As I described in more detail in my first post, I’ll be the first to say that you don’t need to leave Ann Arbor, Michigan, or nearby Ypsilanti to travel the world, at least by way of your taste buds.
With more than 363 restaurants within a twenty-mile radius of Ann Arbor, plus the draw of the so-called “Ivy of the Midwest” – the University of Michigan – educated and traveled residents and visitors alike have created a perfect storm for gastronomic delight. Added to this, is the widespread appreciation among chefs, restaurateurs and food artisans in the area who appreciate the quality that comes with savoring foods seasonally, locally, made-from-scratch and in small batches. Many are on a first name basis with their farmer-suppliers.
This sense of real food and quality comes as no surprise to us homesteaders and back-to-the-landers who my wife and I have long come to revere, respect and celebrate. We’re amazed by the abundance that comes from their organic backyard growing fields, urban vertical growing walls and bustling kitchens turning out crocks of sauerkraut and stew simmered in slow cookers or sun ovens.
Among the many restaurants I had a chance to try on a recent visit to Ann Arbor, Ayse’s Turkish Café was perhaps the closest to feeling like a home-cooked meal. Many were just like meals served on my farm. Simple, but packed with flavor. While the photos of the dishes might not trend highest on Instagram (as if this really matters when it comes to nutrition, flavor or taste), they're homemade delicious.
The Café’s unpretentious owner Ayse Uras doesn’t have a menu board, per se, because she keeps changing it based on what’s in season. When I asked for a recipe, I learned many are not written down. The recipes are just in her head. Sound familiar? I can whip up our pesto recipe my memory (but written down, too, in Farmstead Chef). Stuffed grape leaves, spinach borek, rice pilaf, pepper lamb dolma and sultan’s delight with chicken are just a few of her more popular items.
“My dishes are mostly inspired from my childhood,” explains Uras. “Growing up in a small town in Anatolia we only had access to limited seasonal vegetables. Being a farm town, we always had to rely on staples like chick peas, wheats and beans. Now, I try to use local vegetables when available and make my recipes based around those.”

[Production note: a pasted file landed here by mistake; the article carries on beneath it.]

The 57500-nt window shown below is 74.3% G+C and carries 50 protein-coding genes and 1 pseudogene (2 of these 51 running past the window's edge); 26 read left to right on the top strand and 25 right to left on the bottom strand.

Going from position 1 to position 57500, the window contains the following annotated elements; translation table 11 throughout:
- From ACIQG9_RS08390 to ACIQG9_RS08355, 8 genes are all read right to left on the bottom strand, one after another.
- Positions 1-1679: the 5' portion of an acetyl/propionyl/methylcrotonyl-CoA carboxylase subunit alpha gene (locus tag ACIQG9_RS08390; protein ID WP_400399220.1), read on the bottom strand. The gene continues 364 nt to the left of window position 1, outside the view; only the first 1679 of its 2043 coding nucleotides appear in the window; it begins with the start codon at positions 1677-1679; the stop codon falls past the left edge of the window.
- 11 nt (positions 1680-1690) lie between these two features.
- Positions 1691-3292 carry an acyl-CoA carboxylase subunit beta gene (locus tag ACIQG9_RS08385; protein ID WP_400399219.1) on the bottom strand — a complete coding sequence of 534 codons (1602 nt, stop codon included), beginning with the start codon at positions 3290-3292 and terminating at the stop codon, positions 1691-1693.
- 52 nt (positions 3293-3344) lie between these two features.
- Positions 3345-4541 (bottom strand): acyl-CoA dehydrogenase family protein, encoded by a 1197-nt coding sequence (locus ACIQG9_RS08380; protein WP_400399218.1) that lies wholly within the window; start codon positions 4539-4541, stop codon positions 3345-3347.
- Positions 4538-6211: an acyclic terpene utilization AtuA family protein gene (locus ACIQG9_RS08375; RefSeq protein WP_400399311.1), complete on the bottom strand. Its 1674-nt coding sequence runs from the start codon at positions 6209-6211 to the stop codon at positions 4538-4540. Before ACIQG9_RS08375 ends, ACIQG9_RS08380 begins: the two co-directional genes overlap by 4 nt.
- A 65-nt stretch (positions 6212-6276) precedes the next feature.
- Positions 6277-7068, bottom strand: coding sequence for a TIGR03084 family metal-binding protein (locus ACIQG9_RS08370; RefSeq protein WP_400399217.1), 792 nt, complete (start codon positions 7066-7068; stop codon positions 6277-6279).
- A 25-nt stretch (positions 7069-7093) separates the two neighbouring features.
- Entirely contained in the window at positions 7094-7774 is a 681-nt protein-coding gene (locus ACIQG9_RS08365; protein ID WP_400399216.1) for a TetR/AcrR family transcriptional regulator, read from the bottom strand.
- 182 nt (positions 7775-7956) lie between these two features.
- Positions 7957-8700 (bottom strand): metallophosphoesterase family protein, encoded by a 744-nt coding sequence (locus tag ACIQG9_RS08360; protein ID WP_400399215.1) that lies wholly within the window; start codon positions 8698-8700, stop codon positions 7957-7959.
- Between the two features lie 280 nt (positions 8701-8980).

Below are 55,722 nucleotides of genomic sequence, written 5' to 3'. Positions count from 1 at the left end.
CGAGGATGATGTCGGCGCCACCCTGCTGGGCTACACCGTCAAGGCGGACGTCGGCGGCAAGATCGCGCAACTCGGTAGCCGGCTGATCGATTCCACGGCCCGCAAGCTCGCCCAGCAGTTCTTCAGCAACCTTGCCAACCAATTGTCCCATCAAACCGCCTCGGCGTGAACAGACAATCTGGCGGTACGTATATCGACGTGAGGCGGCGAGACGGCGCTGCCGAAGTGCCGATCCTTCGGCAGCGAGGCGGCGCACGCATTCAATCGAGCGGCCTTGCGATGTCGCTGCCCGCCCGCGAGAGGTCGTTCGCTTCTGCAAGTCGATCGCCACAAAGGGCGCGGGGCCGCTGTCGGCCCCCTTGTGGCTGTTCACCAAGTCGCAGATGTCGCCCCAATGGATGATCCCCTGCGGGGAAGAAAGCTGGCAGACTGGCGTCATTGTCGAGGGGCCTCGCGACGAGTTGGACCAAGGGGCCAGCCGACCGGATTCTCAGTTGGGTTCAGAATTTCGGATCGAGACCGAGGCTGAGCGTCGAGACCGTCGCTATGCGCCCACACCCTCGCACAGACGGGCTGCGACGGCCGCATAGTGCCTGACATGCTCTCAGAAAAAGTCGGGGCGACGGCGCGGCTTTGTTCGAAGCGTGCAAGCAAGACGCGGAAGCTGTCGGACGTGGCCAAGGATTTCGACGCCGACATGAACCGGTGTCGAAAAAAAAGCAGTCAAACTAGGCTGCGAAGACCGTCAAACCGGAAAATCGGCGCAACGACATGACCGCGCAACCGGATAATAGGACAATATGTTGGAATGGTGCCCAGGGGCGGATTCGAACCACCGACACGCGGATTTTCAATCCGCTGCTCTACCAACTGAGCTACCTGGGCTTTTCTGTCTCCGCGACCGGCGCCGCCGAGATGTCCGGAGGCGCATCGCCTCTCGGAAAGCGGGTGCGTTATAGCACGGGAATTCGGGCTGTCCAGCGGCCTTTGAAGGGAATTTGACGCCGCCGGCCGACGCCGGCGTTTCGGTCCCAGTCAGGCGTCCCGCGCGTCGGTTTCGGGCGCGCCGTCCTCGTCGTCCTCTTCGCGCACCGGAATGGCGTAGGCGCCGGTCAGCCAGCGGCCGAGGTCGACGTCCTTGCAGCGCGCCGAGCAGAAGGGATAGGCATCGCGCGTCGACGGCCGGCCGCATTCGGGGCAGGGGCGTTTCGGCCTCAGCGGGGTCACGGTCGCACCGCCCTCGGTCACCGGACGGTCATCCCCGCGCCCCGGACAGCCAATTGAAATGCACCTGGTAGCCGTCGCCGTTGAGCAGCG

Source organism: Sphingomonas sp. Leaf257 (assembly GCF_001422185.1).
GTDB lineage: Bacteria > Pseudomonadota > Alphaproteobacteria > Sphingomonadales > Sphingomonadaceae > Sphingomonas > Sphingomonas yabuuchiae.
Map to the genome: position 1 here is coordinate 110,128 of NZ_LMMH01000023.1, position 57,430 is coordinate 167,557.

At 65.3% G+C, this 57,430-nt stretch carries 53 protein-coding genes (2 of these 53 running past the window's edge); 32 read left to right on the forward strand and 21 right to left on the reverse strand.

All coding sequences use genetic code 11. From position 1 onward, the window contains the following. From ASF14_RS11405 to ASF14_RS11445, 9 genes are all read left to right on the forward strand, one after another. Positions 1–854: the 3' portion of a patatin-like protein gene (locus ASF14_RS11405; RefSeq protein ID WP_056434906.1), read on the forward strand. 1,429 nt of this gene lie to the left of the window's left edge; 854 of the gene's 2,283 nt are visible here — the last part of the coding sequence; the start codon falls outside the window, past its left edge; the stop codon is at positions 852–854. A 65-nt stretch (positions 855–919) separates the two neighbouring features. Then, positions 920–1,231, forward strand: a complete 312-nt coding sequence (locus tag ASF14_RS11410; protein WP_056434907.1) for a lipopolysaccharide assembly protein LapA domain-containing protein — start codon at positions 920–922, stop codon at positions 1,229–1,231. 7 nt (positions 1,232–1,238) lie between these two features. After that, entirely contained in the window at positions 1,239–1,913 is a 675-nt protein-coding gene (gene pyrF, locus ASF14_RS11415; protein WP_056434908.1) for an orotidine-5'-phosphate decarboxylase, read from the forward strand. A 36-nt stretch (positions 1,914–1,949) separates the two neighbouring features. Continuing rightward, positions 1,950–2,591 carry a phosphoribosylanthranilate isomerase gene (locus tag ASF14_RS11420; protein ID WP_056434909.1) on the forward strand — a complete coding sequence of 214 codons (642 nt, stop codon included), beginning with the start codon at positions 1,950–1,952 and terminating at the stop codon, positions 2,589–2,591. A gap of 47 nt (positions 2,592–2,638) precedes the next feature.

“There are few items that we almost always have daily,” adds Uras. “Others are based on the ingredients available in season. We try to have a beef, chicken, vegetarian dish available every day. Our menu changes continuously. During the [growing] season, we get our vegetables from the Ann Arbor Farmers Market. Eggplant, tomatoes, peppers, zucchini, kale, collard greens, Swiss chard and beets come from several local farms.”
So, after numerous conversations and some back and forth via email, I finally nailed her down on her Beet Yogurt Salad which can also be served as an appetizer dip with some pita bread triangles or chips for dipping, This recipe comes just in time for our first beets ripening in my family’s growing fields. In Turkish, the beet yogurt salad is called pancar salata (pronounced "pahn-jar").
Beet Yogurt Salad / Appetizer
Courtesy of Ayse’s Turkish Cafe
Yield: 5 servings
• 12 medium size red beets
• 6 cloves garlic, minced
• 4 tbsp olive oil
• 5 cups whole milk Greek yogurt
• 2 tsp salt or more to taste
1. Remove tops and bottoms of beets, then briefly cook them in boiling water until easily pricked with fork, but not mushy.
2. Shred the beets with a medium, hand-held shredder. Put in strainer for a few hours to drain as much moisture as possible from the shredded beets.
3. Mix shredded beets, yogurt, garlic, olive oil and salt in a large bowl. The yogurt will take on the red beet color.
4. Refrigerate, covered, for at least 5 hours.
5. For serving, place beet yogurt salad on a serving plate, garnish with a slice of cooked beets on top and have some pita wedges or pita chips for dipping.
John D. Ivanko, with his wife Lisa Kivirist, have co-authored Rural Renaissance, Homemade for Sale, the award-winning ECOpreneuring and Farmstead Chef along with operating Inn Serendipity B&B and Farm, completely powered by the wind and sun. Both are regular speakers at the Mother Earth News Fairs. As a writer and photographer, Ivanko contributes to Mother Earth News, most recently, 9 Strategies for Self-Sufficient Living. They live on a farm in southwestern Wisconsin with their son Liam, millions of ladybugs and a 10 kW Bergey wind turbine. Read all of John's MOTHER EARTH NEWS posts here.
All MOTHER EARTH NEWS community bloggers have agreed to follow our Blogging Guidelines, and they are responsible for the accuracy of their posts. To learn more about the author of this post, click on their byline link at the top of the page.